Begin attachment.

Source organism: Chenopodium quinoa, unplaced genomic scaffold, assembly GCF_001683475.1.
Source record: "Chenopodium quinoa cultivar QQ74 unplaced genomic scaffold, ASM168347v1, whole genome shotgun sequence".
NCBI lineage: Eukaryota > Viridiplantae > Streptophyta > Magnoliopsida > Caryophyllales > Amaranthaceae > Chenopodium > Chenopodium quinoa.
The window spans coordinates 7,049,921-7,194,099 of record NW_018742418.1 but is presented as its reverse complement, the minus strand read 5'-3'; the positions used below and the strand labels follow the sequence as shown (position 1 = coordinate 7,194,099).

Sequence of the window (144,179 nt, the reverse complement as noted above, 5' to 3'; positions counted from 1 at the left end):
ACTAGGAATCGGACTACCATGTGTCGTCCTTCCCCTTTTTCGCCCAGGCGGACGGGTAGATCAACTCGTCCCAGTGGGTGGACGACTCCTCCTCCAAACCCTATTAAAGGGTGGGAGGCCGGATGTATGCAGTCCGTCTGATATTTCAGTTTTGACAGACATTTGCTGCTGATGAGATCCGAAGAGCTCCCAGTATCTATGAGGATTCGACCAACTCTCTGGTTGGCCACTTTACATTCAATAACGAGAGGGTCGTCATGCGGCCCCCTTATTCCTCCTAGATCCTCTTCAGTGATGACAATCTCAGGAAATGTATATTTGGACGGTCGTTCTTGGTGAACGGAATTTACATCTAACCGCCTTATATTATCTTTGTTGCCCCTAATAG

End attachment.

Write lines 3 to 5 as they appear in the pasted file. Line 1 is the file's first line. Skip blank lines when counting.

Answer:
NCBI lineage: Eukaryota > Viridiplantae > Streptophyta > Magnoliopsida > Caryophyllales > Amaranthaceae > Chenopodium > Chenopodium quinoa.
The window spans coordinates 7,049,921-7,194,099 of record NW_018742418.1 but is presented as its reverse complement, the minus strand read 5'-3'; the positions used below and the strand labels follow the sequence as shown (position 1 = coordinate 7,194,099).

Sequence of the window (144,179 nt, the reverse complement as noted above, 5' to 3'; positions counted from 1 at the left end):